I am trying to achieve the following:
- get a list of items from an API using APIDataSet
- loop over the list of items and make one API call per item to get more information using the APIDataSet
The first part is working fine (after a small modification to the APIDataset to allow for the use of token authentication as described in a previous message ). However, I am not sure what the best way to proceed is for the second part. I was considering checking the catalog.py option but wanted to know if there was a better way to loop over items and aggregate them within the catalog.
Any help is appreciated. 🙂
07/14/2022, 9:32 AM
So the catalog is designed for reproducibility and this sort violates some of those assumptions
You can go down the route of creating more and more complex custom datasets
But it make make sense to simply write a different app that generates the file needed to be read by your kedro pipeline
07/14/2022, 9:53 AM
Thanks a lot for the prompt feedback. 🙂 It makes sense and would probably be a better solution.
The way I was seeing it, I have a data_extraction pipeline as a first step which interacts with a DB through an API and creates a MemoryDataset. After this initial pipeline, everything (preprocessing, training, analysis) is designed for reproducibility. I wasn't sure about the best option for the first step between having a different app and having a "hacked" custom dataset. Will give it a bit more thoughts.
07/14/2022, 10:05 AM
It's a good question!
Ultimately API dataset is a thin wrapper on top of
and if you need to do anything much more dynamic than that then it's probably not fit for purpose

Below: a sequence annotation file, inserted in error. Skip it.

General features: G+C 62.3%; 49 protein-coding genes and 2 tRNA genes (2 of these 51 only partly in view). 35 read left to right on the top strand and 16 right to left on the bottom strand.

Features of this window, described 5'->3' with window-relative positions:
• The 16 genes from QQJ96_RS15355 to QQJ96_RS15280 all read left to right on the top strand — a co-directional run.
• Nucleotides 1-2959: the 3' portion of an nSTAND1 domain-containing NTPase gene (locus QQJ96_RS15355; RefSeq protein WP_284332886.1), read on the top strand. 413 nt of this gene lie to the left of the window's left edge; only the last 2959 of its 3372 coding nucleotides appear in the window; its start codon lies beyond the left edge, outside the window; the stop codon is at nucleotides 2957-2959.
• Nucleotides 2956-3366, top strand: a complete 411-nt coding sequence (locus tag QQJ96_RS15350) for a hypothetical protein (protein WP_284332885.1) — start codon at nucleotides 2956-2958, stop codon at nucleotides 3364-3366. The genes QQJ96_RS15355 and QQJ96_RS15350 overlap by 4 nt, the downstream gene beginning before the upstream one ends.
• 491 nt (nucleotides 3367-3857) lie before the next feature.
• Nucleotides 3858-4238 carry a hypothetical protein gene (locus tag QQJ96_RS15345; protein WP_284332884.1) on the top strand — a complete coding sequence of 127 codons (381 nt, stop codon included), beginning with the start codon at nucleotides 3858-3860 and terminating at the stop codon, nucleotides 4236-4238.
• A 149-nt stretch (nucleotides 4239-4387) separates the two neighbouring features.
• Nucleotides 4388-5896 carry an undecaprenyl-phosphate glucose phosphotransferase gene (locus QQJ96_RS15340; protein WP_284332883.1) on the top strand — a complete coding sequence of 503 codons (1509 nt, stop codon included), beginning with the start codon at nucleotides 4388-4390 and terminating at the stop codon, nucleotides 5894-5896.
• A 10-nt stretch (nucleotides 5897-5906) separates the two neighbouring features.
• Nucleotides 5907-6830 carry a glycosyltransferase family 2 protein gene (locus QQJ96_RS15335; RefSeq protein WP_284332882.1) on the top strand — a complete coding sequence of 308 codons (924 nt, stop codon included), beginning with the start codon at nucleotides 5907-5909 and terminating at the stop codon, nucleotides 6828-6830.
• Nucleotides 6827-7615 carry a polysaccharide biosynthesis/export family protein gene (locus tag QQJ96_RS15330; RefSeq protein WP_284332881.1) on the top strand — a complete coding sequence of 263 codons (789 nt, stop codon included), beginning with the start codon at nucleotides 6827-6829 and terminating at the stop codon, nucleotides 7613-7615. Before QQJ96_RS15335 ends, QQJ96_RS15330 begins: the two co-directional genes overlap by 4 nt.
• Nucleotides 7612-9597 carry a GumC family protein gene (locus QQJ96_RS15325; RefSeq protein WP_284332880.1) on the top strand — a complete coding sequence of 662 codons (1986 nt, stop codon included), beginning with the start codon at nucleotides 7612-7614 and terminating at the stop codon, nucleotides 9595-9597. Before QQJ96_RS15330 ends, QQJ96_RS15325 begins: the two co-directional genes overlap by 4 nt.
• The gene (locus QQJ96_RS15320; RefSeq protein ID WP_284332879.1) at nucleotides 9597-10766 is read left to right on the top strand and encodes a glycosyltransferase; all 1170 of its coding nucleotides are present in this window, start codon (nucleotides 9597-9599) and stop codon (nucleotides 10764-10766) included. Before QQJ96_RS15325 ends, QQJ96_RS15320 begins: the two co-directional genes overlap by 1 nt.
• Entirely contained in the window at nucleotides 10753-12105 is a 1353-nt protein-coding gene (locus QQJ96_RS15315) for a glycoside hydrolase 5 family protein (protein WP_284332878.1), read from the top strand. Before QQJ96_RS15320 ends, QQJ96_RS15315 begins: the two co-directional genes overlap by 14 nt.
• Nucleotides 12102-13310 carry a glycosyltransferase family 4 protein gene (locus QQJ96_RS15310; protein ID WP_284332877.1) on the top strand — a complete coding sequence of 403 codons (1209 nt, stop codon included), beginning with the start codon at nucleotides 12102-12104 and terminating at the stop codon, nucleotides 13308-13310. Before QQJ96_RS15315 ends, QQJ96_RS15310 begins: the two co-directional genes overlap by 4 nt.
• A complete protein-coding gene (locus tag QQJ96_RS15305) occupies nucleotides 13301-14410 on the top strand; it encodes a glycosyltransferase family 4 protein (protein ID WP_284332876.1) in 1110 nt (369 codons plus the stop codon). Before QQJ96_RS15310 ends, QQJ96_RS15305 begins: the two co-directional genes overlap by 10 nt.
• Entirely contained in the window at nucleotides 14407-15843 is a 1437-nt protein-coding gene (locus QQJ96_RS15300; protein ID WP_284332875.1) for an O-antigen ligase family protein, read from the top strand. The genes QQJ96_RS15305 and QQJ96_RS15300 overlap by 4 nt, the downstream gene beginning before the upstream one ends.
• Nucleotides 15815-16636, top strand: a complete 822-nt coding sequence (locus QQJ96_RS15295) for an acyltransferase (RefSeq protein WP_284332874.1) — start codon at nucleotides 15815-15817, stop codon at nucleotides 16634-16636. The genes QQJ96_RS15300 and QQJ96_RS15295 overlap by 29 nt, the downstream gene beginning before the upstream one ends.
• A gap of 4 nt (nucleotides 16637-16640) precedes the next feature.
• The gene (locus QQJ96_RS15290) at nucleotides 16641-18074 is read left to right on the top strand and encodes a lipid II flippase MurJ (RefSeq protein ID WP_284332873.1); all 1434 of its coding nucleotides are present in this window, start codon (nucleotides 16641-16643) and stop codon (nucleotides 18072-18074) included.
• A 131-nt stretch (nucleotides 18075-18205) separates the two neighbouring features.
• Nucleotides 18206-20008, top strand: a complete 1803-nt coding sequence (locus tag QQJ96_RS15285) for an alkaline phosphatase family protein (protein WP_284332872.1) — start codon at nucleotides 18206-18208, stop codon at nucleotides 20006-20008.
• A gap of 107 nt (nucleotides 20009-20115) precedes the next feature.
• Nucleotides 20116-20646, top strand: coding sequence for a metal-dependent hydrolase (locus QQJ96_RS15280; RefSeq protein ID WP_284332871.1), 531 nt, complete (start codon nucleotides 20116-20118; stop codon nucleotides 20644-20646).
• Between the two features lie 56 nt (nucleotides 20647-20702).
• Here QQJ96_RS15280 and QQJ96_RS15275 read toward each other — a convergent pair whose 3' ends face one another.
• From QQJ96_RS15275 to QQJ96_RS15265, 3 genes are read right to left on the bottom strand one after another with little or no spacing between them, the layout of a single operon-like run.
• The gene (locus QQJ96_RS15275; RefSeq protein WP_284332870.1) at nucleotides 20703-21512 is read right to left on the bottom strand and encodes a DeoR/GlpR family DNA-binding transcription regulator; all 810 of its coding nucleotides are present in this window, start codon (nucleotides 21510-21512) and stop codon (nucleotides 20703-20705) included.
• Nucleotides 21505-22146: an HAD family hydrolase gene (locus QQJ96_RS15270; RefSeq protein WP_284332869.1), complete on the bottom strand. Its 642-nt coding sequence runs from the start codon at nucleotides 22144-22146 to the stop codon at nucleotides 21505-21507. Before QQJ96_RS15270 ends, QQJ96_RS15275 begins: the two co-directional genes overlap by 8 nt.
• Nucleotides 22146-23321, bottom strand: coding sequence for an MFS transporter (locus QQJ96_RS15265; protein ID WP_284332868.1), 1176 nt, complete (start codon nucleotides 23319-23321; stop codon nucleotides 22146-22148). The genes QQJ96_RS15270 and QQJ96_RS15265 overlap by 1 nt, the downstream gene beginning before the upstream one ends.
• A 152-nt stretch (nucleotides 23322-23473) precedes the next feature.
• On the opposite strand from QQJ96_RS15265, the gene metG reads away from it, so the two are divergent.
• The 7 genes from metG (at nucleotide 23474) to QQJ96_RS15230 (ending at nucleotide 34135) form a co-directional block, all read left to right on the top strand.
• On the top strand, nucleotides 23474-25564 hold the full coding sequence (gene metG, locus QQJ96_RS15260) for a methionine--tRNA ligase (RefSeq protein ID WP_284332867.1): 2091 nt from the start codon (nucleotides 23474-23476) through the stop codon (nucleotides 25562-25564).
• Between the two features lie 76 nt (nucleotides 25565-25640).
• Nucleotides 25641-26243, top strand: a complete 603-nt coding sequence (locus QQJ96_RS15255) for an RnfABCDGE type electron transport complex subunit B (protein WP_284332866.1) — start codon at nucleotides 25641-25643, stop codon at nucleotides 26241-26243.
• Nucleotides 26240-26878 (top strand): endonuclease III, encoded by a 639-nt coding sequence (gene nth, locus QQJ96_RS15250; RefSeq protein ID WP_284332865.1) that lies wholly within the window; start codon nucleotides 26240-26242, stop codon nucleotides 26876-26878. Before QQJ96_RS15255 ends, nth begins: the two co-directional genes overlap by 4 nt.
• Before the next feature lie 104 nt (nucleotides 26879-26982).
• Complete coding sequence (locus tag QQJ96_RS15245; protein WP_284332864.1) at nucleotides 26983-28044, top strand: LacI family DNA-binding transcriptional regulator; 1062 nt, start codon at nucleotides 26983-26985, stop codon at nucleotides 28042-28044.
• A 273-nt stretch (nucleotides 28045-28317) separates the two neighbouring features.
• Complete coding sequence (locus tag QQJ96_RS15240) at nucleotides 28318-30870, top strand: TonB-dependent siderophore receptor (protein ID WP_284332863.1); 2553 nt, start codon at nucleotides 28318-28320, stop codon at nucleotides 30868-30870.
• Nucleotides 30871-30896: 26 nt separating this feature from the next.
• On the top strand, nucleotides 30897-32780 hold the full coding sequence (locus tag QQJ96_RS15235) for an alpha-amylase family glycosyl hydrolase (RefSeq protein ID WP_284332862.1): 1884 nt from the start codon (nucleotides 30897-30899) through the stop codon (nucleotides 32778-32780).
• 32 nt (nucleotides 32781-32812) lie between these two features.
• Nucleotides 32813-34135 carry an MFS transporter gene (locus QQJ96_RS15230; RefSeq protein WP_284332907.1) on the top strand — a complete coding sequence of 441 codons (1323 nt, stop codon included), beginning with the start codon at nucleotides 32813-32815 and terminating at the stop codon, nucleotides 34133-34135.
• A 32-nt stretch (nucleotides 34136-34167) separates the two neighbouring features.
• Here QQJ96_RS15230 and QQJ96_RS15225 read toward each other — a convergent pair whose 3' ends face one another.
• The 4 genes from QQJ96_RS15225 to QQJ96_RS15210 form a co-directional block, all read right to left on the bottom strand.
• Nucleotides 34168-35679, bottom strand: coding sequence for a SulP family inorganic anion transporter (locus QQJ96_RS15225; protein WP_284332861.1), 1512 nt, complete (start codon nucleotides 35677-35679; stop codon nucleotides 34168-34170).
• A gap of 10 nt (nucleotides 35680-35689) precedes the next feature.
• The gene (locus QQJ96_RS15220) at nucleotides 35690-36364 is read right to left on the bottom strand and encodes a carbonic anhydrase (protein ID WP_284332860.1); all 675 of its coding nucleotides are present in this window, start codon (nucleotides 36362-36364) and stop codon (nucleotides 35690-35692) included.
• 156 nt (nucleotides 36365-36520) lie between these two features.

07/14/2022, 11:36 AM
Thanks again! Broader overview since I might have a debatable at best use of Kedro. 😄
I have a Django project which fills a DB with information from multiple sources and serve them through multiple APIs. Because I need to ensure a consistent train/test split across various splits (called tasks), the split is part of the DB. I therefore want to make a first API call to get the train and test indices, and then a second and third (could be wrapped into one) API calls to get the information related to the samples in the train and test sets. Because all the potential users of the DB will not use Kedro, I started to write a minimalistic CLI which just extracts the information for train and test samples given the task. While I could run this CLI before running the Kedro pipelines, I would rather have had it integrated to reduce the number of dependencies and ease the deployment. After the various workflows ran in Kedro, a final API call is made by Kedro which this time populates back the DB with the prediction associated with each strategy for the test set.
From a DevOps point of view, everything is hosted on OpenShift and the Django webpage can trigger the Kedro pipeline through a simple script which listens to a socket command. The Kedro part is deployed using an image produced using kedro-docker which was tuned to wait for a socket command.
The Kedro part can be found here .
In this context, while it might seem to go against the spirit of reproducibility, reproducibility is achieved through the combination of the tools and creating a more complex custom dataset might be a viable (while not optimal) option.
The stack might not be the best one but was chosen based on some already existing constraints (Django based ETL, ...). However, if you have any feedbacks on the implementation of the overall project, I would be happy to hear them. 🙂 The structure fulfills its goals while seeming a bit hacky. 😄